first night

Durham Revue Returner's Show: 33rd Annual Surprise Party

Joe Leather revels in the wordplay of doing the Revue Review

No Surprises: One Hell of a Party.

Before this review begins, a small confession. Despite being about to go into my third year of study at Durham, this Thursday marked my first time seeing the Durham Revue ever. In fact, on this evening of the ‘The Durham Revue Returners Show: 33rd Annual Surprise Party’ I embarked on what seemed to be an evening of firsts. Not only was it my first Revue viewing, but it also marked the group’s first performance without Alina Gregory (who was on her year abroad) with other Revue veteran Gilbert Gregory (No relation) stepping in for the first time since before the Revue’s Edinburgh show. As if that wasn’t enough, the Assembly Rooms have started selling cupcakes. That’s a new one.

Of course, shameless plug aside I had heard a lot about the Durham Revue show and so was excited to see what the group had to offer. The troupe is currently made up of 6 members: Harry Bresslaw, Tessa Coates, Gilbert Gregory, David Head, Stephanie Jones and Fergus Leathem. They had a highly successful year last year, following critically acclaimed runs in The Assembly Rooms, The Gala Theatre and at the Edinburgh Fringe. I remember reading one Oxbridge-educated reviewer who admitted they had outperformed both the Oxford Revue and Cambridge footlights when on tour; whilst another reviewer guaranteed you would leave with a ‘spring in your step’. Clearly, then, I went in with high expectations and the Durham Revue did not disappoint.

The show began with an ensemble sketch which a few of our more misogynistic Durham-ites can probably identify with; involving elements of the psyche advising a man (Head) on whether it was worth continuing a boring date for the sake of some casual sex. The cast soon began splitting off into smaller scenes with favourites including Mr (Leathem) and Mrs Beaver (Coates) in a subverted version of the Narnia tale and multiple failed takes by Robbie Coltrane (Bresslaw) in the first Harry Potter movie. The immediate ‘surprise’ of the party was David Head. Head demonstrated immense flair for comedic physicality, and had the audience in stitches through an impressive array of roles, from serial killer to romantic lead.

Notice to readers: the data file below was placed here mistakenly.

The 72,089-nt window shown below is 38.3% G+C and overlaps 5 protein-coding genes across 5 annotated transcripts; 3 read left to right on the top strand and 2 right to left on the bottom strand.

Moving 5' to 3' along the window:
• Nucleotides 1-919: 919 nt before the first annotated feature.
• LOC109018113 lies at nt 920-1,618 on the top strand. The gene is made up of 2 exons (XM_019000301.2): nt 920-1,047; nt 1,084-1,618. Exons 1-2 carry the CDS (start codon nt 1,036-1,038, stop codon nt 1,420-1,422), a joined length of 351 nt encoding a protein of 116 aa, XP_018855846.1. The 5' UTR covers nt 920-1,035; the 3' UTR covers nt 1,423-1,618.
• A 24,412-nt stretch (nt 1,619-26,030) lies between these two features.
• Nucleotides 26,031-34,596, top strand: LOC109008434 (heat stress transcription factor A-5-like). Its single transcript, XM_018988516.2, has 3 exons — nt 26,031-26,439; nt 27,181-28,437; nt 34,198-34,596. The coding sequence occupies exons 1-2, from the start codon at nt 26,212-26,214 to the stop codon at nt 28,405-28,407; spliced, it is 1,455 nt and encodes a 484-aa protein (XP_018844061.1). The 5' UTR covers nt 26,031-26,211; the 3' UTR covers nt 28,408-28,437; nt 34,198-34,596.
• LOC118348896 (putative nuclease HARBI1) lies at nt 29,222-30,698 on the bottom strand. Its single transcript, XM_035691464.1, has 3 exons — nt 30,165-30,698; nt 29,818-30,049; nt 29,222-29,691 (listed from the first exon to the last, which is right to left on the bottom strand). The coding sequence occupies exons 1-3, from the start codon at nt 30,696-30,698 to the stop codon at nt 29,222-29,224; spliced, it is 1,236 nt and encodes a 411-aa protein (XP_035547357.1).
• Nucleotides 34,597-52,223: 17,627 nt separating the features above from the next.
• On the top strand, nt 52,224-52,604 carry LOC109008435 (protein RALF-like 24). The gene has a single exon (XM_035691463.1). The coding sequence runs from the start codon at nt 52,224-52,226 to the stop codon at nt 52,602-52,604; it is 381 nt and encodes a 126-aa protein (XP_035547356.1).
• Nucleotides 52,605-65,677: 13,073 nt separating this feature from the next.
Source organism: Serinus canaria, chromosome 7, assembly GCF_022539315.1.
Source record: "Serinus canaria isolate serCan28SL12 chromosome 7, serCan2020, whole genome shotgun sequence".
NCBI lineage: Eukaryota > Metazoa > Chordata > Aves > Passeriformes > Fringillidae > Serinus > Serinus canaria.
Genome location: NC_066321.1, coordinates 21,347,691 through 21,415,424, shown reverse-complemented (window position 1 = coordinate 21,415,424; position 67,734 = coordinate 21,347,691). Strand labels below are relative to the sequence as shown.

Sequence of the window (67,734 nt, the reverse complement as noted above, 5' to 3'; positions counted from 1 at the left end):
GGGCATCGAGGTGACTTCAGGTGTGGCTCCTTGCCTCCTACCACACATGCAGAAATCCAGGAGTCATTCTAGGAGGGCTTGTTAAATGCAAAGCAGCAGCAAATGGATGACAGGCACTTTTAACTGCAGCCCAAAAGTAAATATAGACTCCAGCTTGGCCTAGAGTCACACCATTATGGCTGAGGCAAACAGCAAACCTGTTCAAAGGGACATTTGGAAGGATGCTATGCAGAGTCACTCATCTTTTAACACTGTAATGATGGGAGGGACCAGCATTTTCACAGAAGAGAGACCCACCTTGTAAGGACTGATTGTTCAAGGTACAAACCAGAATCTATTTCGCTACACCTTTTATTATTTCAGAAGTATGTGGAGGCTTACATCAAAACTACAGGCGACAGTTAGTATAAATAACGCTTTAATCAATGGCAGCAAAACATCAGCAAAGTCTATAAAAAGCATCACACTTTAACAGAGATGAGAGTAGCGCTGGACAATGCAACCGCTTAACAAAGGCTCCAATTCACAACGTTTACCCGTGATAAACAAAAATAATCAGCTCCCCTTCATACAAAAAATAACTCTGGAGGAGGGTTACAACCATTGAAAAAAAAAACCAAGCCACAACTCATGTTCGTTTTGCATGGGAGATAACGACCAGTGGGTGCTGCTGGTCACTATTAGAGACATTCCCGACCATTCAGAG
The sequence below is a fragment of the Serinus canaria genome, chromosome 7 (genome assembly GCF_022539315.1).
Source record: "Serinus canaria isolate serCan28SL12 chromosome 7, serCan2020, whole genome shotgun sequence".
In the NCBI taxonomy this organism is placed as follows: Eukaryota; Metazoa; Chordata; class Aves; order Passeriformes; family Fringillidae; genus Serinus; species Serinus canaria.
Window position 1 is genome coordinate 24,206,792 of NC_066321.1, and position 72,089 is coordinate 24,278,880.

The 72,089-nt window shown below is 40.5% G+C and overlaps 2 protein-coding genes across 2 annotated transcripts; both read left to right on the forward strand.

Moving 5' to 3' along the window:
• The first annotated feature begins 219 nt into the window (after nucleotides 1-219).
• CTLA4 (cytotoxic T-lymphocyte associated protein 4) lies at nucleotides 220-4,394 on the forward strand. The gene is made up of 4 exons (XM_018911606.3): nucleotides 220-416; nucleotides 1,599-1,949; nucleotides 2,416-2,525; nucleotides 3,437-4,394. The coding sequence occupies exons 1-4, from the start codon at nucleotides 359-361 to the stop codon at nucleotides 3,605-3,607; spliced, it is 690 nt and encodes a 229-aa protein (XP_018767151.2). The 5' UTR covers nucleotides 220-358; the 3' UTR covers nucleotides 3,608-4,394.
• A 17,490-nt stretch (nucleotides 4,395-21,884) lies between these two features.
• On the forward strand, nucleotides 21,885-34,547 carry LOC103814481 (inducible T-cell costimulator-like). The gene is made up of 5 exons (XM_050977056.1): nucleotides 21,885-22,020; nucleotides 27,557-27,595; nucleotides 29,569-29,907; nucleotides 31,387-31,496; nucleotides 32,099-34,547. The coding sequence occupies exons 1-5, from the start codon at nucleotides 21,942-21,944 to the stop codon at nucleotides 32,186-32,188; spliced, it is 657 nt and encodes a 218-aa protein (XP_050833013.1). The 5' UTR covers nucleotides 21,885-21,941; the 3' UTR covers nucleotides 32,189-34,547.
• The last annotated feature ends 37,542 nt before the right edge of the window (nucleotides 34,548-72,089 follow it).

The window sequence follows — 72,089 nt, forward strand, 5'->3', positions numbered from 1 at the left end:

Once the show was in full swing, we were treated to scenes ranging from the highly intellectual: ‘The Only Way is Wessex’ and cloaked references to Peter Shaffer’s ‘Equus’ and Shakespeare’s ‘A Winter’s Tale’; to puerile humour at its absolute best with the Fax/Facts Machine (Gregory) having both the audience and half the cast in hysterics. Time and time again as the show progressed I found my attention being drawn to Tessa Coates; not only in her scene-stealing role as a French ballet teacher but also in the way she contributed more subtly to each and every skit on-stage. Effortlessly funny, Coates was a veritable explosion of comedic timing with each new offering accompanied by a seamless change in accent that left me at times wondering where she was actually from.

The entire cast were very strong, presumably helped by having had such a successful run at the Fringe; and there were moments during the evening where each of them shone. Harry Bresslaw exuded energy and transcended both social norms and gender barriers in his quest to make the audience laugh. Fergus Leathem worked beautifully in whatever double-act he was thrust into; indeed, the fact all the cast members clearly so enjoyed acting alongside each other was a pleasure to watch, Bresslaw and Leathem making an especially successful duo in a sketch about Evelyn Waugh.

Gilbert Gregory and Stephanie Jones had a slightly tougher job during the performance as their roles were less prominent, but both showed real comedic talent. Jones was an incredibly likeable performer who gave mountains to every scene she was in, particularly as Sandra, a woman coping with the fact her stalker (Head) had moved on and found someone new. Gregory’s humour was infectious; spreading beyond the audience and making the cast laugh too, whilst he was reliably funny in a stock upper-class role. As these two are clearly very capable comedians, I really look forward to seeing them taking more proactive roles in the coming year as occasionally there seemed to be a tendency to rely on jibes against the performers when in fact both Jones and Gregory are clearly competent and intelligent comics.

Like any Revue, there were sketches that were hilarious and there were those that fell slightly flat. Still it was clear that amongst an audience made up of die-hard Revue fans who had already seen the Edinburgh show and enthusiastic Freshers who were attending their first Assembly Rooms performance everyone was enjoying the comedy that the Revue had to offer. The set flew by, though it was by no means too short, and before I knew it, it was already time to go. And I left with ‘a spring in my step’.

If you are interested in an evening of laughter and merriment, where you can still be out in time to hit a few bars afterwards I could not recommend “The Durham Revue Returners Show: 33rd Annual Surprise Party” highly enough. This is student comedy at its absolute best with a highly-talented cast who clearly love what they’re doing and really respect each other as a troupe. In fact, as I left the theatre I overheard one of the producers saying the Revue plan on tweaking their set for tomorrow and adding two new sketches. I might have to go and give it a re-view. Review. Revue. There must be a pun here somewhere.

Joe Leather

18 October 2011

The views expressed in the reviews and comments on this page are those of the reviewer, and are not representative of the views of DST or Durham University.
Our theatre that speaks for itself

DST is proud to be supported by: PwC